— Dean Rader
It was not the fear of nightmares or starchy sheets
That pulled Frog from his bed into night’s exhale
Where out on the grass in front of his house,
He fixed his attention on everything skyward.
The heavens ratcheted up, click by click.
Every puncture of brightness looked to Frog
Like stickpins on the inside of a black balloon.
This idea made him think of a giant Frog
With a long silver beard. Maybe a cane or a robe.
The space between the sky and grass
Was dark and deep. There was no wind.
Cricket under the porch was at it again, and Toad
Fuzzy in his blanket, slept as only Toads sleep.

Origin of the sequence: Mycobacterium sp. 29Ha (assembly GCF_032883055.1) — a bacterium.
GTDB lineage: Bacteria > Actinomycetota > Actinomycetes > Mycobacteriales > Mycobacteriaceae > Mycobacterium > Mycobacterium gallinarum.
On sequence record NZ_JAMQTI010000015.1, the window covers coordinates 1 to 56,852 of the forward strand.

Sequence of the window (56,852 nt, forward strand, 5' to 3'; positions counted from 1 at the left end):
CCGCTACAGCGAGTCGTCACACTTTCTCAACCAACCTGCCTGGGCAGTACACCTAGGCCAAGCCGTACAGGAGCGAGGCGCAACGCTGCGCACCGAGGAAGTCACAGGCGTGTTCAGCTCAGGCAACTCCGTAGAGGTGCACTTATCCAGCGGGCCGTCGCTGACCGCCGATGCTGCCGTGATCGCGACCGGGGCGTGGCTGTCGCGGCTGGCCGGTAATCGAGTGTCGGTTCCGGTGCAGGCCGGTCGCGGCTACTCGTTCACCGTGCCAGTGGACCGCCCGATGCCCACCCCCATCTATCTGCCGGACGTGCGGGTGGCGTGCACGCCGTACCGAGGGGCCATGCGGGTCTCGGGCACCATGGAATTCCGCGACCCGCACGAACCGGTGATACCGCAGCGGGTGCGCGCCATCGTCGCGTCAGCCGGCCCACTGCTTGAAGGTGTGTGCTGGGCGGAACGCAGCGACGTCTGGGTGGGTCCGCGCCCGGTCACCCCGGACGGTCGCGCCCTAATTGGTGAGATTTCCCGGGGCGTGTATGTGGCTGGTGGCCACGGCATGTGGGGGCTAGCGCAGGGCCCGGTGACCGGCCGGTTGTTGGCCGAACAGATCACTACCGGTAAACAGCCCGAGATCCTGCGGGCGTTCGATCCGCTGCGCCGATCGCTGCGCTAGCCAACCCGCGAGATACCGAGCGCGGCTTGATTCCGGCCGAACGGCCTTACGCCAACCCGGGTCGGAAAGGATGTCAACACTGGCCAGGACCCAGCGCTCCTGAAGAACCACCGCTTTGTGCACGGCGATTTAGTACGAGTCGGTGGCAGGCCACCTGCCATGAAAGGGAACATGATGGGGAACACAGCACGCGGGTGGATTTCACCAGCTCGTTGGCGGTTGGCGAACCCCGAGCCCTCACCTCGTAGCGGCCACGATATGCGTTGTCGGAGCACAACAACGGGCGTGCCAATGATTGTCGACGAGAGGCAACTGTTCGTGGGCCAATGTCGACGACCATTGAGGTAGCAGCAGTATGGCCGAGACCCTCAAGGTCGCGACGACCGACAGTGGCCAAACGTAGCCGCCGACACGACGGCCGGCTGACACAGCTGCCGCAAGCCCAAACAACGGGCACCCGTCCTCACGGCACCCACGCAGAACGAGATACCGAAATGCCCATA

The sky notched again and snapped into place.
It had never looked bigger.
Frog thought of each star as a lily pad bobbing along
In the cosmos, and he wondered if there might be more frogs
Beyond the starlight, hidden in the dark pools of sky,
Distant tadpoles deep beneath the surface of the lake.
He imagined a crazy planet of Frogs
With six legs and pointy ears.
Frogs with pouches and sideburns
Who drove around in green bumpy cars.
Frogs with two tongues who hated water.
Frogs with wings and hairy backs.
Frog had been reading again.
Heisenberg and Schrödinger made his head throb.
He knew electrons can be in two places concurrently,
But did that explain why
He wanted sleep and fly pudding at the same time?
Frog understands if he accepts cosmic inflation and
The holographic bound that parallel universes
Are a hop away—an identical copy of this world
Might only be 10e100 meters from his still-warm bed.